Tuesday, October 16, 2012

Much left uncovered in debates

With the final debate limited to matters of foreign policy and defense, we can close the book on direct discussion of health care policy.  Pretty much all we got was a brief discussion of Medicaid in the first debate, a line about the Obamacare "cut" of $716 billion, and a line tonight about George Bush not proposing to replace Medicare with a voucher.  These issues affect how millions of us will leave the world (about two thirds of Medicaid spending pays for the elderly and/or disabled).  But we were deprived of detailed explorations of the topic so we could spend more time with the candidates trying to talk over the moderator or discuss who loves their wives more.

Overall a good night for Obama, though no big punches either way.  Obama's best moment was when he asked Romney if he would support a business deal which wouldn't share the details about how it would work until after approval for the deal was given.  Obama probably continues to gain a bit of the ground he lost after the first debate.

1 comment:

TableTopJoe said...

Unfortunately, and I fear that I will offend the good doctor with this, we will never get a reasonable discussion of healthcare policy in this country because the medical-industrial complex will never allow it.

Our current policies amount to a two-step dance of disfunctionality:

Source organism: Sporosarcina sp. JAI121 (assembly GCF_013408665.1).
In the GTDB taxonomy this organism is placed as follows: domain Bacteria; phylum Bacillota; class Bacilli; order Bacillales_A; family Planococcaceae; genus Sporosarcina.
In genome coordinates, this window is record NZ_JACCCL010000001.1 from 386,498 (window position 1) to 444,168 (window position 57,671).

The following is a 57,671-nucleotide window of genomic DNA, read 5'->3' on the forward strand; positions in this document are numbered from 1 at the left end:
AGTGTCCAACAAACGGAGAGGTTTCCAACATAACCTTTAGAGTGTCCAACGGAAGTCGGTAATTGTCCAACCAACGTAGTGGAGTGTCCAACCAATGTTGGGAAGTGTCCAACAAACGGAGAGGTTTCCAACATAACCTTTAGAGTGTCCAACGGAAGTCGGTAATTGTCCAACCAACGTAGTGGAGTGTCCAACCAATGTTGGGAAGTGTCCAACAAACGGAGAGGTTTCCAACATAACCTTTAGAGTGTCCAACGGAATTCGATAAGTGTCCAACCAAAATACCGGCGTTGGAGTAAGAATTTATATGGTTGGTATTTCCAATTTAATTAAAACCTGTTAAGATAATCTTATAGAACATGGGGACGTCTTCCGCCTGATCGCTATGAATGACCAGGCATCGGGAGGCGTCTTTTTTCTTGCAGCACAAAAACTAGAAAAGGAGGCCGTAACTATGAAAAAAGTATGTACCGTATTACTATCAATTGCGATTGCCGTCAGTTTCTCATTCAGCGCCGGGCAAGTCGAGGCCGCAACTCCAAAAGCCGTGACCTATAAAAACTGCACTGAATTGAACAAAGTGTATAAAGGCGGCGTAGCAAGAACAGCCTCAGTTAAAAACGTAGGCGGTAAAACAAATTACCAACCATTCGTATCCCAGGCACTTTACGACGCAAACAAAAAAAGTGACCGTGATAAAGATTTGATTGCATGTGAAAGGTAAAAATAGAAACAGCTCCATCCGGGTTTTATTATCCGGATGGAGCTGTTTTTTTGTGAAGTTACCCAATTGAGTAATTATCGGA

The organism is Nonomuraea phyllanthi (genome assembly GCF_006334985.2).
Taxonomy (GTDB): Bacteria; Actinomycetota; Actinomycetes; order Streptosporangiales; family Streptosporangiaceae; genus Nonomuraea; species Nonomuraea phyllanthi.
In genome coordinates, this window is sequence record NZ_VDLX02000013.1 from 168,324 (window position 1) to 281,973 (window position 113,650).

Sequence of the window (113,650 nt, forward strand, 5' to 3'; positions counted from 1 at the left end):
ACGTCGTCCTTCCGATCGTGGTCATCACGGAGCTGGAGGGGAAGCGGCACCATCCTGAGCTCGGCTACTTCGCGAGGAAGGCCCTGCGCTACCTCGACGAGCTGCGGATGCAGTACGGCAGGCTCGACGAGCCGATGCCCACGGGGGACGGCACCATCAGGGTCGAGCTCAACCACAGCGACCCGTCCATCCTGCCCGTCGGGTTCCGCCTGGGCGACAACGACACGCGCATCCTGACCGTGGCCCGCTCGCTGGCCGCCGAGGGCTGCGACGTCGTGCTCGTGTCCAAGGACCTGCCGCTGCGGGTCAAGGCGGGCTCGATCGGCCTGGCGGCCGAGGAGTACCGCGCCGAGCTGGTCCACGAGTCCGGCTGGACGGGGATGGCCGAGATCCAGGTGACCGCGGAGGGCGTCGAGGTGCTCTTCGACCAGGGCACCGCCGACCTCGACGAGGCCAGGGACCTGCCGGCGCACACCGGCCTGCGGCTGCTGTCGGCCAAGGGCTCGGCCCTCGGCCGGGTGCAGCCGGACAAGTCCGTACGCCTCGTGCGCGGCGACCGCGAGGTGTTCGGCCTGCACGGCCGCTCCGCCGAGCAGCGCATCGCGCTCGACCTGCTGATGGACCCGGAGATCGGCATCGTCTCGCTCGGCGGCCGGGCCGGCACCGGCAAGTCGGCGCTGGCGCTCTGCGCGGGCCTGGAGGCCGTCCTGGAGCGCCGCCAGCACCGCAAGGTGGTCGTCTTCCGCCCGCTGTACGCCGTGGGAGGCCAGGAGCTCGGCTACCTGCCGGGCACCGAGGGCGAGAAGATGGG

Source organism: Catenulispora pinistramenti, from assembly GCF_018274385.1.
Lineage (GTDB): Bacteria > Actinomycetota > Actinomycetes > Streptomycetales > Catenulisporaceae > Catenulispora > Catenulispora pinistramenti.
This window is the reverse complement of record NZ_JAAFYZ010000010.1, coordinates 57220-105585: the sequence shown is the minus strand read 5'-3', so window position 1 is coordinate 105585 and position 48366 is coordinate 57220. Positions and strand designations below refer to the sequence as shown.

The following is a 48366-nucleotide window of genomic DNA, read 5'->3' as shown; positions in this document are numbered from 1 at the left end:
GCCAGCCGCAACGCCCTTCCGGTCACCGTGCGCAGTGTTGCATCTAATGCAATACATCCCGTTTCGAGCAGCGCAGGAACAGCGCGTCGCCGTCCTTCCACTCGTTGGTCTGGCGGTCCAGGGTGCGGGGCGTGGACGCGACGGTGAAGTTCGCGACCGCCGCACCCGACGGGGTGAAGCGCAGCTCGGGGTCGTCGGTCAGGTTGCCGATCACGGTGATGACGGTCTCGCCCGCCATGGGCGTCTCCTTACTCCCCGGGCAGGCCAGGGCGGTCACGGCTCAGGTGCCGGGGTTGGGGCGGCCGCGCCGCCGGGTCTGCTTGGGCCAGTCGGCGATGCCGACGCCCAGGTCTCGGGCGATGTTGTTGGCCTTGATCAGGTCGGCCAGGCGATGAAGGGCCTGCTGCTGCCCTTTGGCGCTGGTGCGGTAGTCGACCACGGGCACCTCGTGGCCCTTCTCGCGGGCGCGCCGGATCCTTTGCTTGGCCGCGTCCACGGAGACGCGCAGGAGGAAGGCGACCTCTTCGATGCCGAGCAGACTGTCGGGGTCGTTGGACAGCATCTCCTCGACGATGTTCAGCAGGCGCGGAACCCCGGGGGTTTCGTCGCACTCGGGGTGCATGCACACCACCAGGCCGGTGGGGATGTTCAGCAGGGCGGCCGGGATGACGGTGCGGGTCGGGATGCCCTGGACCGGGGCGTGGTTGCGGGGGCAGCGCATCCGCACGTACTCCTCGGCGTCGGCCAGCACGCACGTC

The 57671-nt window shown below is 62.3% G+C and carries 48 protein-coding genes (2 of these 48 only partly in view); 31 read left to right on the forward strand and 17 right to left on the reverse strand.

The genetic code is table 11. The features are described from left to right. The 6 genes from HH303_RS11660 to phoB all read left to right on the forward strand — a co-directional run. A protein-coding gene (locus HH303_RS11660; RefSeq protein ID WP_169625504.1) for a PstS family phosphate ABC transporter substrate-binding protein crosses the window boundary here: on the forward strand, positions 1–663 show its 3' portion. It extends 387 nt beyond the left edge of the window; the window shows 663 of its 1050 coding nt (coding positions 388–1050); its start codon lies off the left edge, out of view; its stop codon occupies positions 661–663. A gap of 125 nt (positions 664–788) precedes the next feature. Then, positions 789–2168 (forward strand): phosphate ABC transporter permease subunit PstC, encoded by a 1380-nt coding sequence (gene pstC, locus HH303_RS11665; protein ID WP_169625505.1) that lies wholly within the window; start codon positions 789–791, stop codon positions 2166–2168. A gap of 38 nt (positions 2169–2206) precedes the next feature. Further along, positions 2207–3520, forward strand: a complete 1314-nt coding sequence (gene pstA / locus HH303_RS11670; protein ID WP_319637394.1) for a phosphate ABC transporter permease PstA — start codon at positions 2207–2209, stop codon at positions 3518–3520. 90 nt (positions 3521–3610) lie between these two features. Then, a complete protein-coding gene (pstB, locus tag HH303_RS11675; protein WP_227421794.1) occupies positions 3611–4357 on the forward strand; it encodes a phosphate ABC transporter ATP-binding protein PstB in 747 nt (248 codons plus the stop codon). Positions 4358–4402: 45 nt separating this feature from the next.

1. We subsidize people's unhealthy behavior, generally by mandating that all guns be legal at all times and by subsidizing certain crops, thereby distorting our national nutrition.

2. We write a blank check to the nation's doctors to "fix" all of these problems, costs be damned.

If I was a doctor, I wouldn't want a bit of this to change, particularly if I was a highly-compensated specialist. The days of the doctor living in the neighborhood and making house calls are long gone. Anymore, the affluent neighborhoods of essentially every mid-sized American city are filled with either Doctors or those who sell supplies to doctors, i.e. pharmaceutical and equipment reps.

There is simply too much money being made from the current system to contemplate reform. Never mind that we spend twice as much, as a % of GDP, as every other industrialized nation and get nothing for it. Never mind that middle-class wages have stagnated over the course of the past generation, largely due to exploding healthcare costs. Never mind that economic mobility is disappearing. Never mind that our national debt is exploding.

We made some policy decisions between 1930-1975, and those served "the Greatest Generation" rather well. However, they are unsustainable and need to be reformed.